Ever notice something about the leading political opponents of gun rights? Hint: They are really, really old.
Examples: Senator Dianne Feinstein (D - CA), 79. Delegate Eleanor Holmes Norton (D - DC), 75. Vice President Joe Biden (D), 70. Mayor Mike Bloomberg (R - NYC), 70. Representative Jim Moran (D - Alexandria), 67.
These political activists have been pushing their anti-gun rights agenda before most Americans were born. But over the last century, American’s views on gun rights have dramatically changed.
"Historically, large majorities of Americans favoured [British English] stronger gun laws, way back to the 1930s," said Robert Spitzer, author of the Politics of Gun Control and chair of the political science department at State University of New York College at Cortland. "But visibly in the last decade public opinion has shifted toward being more sympathetic toward the gun rights position."
While its possible that individual Americans’ views on gun rights may have changed over time, a more likely explanation is that newer generations of Americans just support gun rights by higher margins than their predecessors. The latter conclusion is supported by a 2012 American University study conducted by American University professor Jennifer L. Lawless and Loyola Marymount professor Richard L. Fox which focused on the political opinions of young Americans.
Gallup reported in 2011 that “[f]orty-seven percent of American adults currently report that they have a gun in their home or elsewhere on their property. This is up from 41% a year ago and is the highest Gallup has recorded since 1993.” And now the American University study finds that an even higher percentage of younger Americans - 60% of both high school and college students - "plan on owning guns at a later stage in life.”
Shane Balanger, executive director of Gun Owners of Maine, agrees that younger Americans to be very supportive of gun rights. Balanger notes that "a significant number of our group is under 30."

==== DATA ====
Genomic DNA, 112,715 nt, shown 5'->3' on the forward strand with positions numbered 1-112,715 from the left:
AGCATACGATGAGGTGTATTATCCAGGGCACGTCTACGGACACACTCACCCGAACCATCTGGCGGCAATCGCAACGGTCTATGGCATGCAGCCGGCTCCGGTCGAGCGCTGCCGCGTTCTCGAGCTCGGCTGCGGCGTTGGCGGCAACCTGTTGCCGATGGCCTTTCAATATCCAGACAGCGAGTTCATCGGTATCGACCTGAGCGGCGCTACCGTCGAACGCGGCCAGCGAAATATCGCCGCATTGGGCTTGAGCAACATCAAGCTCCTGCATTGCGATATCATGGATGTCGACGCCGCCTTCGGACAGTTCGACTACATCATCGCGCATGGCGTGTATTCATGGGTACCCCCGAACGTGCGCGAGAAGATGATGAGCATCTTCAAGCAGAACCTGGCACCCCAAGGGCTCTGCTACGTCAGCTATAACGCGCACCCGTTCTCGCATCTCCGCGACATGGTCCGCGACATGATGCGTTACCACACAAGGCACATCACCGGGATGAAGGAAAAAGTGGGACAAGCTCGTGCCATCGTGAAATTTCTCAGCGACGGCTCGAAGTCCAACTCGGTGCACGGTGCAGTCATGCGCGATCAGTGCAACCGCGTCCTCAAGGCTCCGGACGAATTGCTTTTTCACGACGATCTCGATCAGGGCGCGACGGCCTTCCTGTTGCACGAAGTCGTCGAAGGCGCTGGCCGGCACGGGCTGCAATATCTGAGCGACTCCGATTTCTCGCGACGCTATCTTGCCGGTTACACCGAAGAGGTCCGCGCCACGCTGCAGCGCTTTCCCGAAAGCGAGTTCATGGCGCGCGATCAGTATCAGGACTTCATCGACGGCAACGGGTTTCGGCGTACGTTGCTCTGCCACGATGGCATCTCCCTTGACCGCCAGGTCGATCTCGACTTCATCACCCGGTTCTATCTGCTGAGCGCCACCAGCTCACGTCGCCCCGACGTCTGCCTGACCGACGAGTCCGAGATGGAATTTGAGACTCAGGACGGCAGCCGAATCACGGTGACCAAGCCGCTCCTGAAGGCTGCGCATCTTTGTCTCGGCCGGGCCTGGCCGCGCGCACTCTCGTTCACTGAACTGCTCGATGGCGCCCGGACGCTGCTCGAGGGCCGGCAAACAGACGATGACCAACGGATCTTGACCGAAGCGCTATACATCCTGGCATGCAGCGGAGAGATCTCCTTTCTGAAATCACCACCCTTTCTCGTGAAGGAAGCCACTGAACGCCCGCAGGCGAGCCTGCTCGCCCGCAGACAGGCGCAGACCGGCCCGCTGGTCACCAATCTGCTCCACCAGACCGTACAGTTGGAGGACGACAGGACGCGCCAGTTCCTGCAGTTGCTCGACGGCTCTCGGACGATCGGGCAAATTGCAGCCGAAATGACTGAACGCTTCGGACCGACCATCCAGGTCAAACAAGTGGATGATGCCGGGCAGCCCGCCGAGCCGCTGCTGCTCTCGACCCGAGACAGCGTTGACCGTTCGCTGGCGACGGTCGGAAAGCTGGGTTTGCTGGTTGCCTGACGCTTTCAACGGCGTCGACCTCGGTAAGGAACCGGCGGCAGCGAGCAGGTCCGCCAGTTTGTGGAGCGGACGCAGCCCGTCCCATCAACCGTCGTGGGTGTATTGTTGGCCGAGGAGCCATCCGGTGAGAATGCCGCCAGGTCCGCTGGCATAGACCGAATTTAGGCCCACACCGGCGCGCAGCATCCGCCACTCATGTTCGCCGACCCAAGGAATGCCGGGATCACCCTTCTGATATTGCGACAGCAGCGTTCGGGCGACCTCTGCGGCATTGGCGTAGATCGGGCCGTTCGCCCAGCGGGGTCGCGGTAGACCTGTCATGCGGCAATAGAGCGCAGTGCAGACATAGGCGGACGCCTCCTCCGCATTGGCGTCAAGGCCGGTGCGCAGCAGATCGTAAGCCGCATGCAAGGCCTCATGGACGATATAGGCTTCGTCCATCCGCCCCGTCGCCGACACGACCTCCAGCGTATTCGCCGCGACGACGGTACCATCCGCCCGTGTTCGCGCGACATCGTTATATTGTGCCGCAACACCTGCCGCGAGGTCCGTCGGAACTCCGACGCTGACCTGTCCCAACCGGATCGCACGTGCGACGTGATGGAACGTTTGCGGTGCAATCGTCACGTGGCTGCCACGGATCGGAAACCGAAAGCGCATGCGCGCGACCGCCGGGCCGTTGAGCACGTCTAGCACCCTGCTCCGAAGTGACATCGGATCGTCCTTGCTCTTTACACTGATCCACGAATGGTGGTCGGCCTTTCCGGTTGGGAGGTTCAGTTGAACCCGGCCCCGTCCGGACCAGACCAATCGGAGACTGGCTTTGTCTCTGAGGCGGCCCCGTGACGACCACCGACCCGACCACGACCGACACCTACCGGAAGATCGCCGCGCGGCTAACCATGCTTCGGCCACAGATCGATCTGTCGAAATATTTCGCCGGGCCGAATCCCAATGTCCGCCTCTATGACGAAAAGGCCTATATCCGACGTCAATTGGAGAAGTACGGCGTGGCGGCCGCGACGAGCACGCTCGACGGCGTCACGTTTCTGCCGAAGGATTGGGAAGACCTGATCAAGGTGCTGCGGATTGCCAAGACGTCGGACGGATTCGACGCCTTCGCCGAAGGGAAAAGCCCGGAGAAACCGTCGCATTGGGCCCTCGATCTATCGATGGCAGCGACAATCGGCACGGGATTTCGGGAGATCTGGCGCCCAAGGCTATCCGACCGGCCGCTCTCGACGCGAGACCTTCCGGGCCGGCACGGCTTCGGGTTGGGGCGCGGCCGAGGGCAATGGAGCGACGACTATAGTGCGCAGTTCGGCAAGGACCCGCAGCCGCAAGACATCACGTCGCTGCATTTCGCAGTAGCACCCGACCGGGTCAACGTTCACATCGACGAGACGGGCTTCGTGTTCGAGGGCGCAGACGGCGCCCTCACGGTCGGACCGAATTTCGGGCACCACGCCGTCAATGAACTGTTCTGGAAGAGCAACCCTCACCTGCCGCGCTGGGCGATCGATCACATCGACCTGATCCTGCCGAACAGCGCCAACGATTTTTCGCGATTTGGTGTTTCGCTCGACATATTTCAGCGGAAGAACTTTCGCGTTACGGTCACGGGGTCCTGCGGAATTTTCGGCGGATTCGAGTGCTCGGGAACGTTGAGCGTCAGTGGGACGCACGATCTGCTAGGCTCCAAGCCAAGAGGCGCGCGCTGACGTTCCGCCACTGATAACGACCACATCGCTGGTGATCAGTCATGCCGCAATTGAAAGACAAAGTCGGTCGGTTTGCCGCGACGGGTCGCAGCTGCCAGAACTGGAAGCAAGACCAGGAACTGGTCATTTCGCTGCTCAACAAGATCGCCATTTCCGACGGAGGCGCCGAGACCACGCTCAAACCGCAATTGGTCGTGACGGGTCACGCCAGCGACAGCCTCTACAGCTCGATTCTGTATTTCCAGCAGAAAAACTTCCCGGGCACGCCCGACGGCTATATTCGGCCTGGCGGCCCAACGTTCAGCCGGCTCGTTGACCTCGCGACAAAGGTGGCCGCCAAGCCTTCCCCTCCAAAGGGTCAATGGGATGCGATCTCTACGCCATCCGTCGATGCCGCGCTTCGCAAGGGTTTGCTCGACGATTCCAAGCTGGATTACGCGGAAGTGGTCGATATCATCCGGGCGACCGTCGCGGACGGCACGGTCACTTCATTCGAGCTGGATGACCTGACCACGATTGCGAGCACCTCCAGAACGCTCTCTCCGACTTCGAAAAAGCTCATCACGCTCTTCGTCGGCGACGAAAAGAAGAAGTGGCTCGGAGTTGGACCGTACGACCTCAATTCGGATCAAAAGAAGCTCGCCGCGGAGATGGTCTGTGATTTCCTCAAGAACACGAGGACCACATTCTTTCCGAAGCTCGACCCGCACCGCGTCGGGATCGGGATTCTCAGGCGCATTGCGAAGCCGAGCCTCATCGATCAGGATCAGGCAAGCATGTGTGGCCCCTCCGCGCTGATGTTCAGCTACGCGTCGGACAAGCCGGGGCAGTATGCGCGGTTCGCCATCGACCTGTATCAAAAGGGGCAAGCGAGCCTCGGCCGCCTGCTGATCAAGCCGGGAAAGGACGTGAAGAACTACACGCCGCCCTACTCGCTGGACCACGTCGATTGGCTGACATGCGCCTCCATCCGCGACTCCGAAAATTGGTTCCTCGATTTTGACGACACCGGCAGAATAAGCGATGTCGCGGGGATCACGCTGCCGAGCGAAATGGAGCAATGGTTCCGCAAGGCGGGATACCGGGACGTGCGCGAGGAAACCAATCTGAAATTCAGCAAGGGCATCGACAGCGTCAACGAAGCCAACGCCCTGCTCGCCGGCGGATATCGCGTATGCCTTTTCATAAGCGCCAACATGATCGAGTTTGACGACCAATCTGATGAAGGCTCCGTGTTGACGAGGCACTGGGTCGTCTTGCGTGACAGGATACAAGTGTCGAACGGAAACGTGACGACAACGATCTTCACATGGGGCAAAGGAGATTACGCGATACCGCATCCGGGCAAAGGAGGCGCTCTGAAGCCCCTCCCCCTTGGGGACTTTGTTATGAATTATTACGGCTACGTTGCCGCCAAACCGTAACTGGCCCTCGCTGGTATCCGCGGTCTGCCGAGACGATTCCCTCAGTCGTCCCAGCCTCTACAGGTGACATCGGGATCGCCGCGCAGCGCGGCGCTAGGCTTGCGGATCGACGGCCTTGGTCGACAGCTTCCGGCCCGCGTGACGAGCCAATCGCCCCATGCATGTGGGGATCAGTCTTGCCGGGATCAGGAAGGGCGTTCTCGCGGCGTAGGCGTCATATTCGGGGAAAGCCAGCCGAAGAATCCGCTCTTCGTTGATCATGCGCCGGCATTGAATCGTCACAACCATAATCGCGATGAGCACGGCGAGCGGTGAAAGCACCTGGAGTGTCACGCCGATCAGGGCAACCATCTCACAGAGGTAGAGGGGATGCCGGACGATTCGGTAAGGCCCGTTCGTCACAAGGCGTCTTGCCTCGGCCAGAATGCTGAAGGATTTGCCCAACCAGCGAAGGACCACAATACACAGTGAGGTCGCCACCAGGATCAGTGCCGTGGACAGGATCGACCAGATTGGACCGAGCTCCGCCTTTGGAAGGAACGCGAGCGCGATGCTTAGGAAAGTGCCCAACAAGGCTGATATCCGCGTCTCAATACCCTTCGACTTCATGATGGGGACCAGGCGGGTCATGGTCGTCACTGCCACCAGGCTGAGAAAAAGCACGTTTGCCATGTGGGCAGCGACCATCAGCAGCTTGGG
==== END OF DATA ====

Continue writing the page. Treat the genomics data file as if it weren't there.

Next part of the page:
Apparently shocked at her own findings, Professor Lawless told Campus Reform last Tuesday that in her view the findings were proof that President Obama should move swiftly, and without the permission of Congress if necessary, in order limit the availability of firearms. “The next generation plans on owning guns, so . . . we obviously need to move quickly and if an executive order is the way to do it, then that is the way the to do it,” she said.
Gallop opinion polling has also been tracking what is perhaps the leading metric on gun rights – the right to keep and bare handguns. This metric indicates that, as time moves foward, and older Americans die, and younger Americans become adults, that support for gun rights increases, just as the recent American University study indicates that young Americans plan to own firearms at higher rates than previous generations.
A year ago Gallop found that a “record-low 26% of Americans favor a legal ban on the possession of handguns in the United States other than by police and other authorized people. When Gallup first asked Americans this question in 1959, 60% favored banning handguns. But since 1975, the majority of Americans have opposed such a measure, with opposition around 70% in recent years.”
Let's be clear - this demograghic shift on handguns is dramatic, and apparently still ongoing. In 1959, 60% of Americans wanted to ban handguns. By 2011, this view had completely reversed such that 70% of Americans oppose handgun bans, and over 8 million possess concealed handgun permits.
The “handgun metric” gets to the bottom line, the core purpose of the Second Amendment, which, as the Supreme Court said in District of Columbia v. Heller (2008), is “self-defense,” says John Pierce, co-founder of OpenCarry.org, and "not hunting, the interests of gentlemen skeet shooters, so-called sportsmen, nor the political gentry who like to have intermittent photo-ops with non-scary looking, but otherwise extremely lethal, long guns," he added.
In one famous such political gentry photo-op, Senator John Kerry (D – MA) posed in Ohio 2004 with a shotgun pointing up into the night sky, Afghan wedding style. And several weeks ago after President Obama (D) announced that he shoots skeet "all the time," the White House released a photo of the President firing a shotgun at Camp David.
This Presidential skeet shooting publicity prompted the Washington Post’s Courtland Milloy (“Gun bans won’t solve problems of violence”) to write:
“I don’t particularly like the AR-15, although it is one of the most popular rifles in the country. Three million have been sold, according to an NRA researcher. But to define it as an assault rifle because of how it looks — with a pistol grip, adjustable stock, flash suppressor and “high-capacity” magazine — is silly.
You want to see a dangerous-looking gun, look at the one Obama was photographed skeet shooting with at Camp David last summer. That shotgun of his was big enough to take down a woolly mammoth. When I pulled the trigger on the AR-15, one high-powered round came out. Maybe I hit something; maybe I didn’t. Obama can’t miss. He could clear a room with one double-barreled blast.
Why ban one and not the other? And once you start banning semiautomatics, where do you stop?
If gun-control advocates were truly serious and not just well meaning, they’d be focusing a lot more on education and mental health." [emphasis added].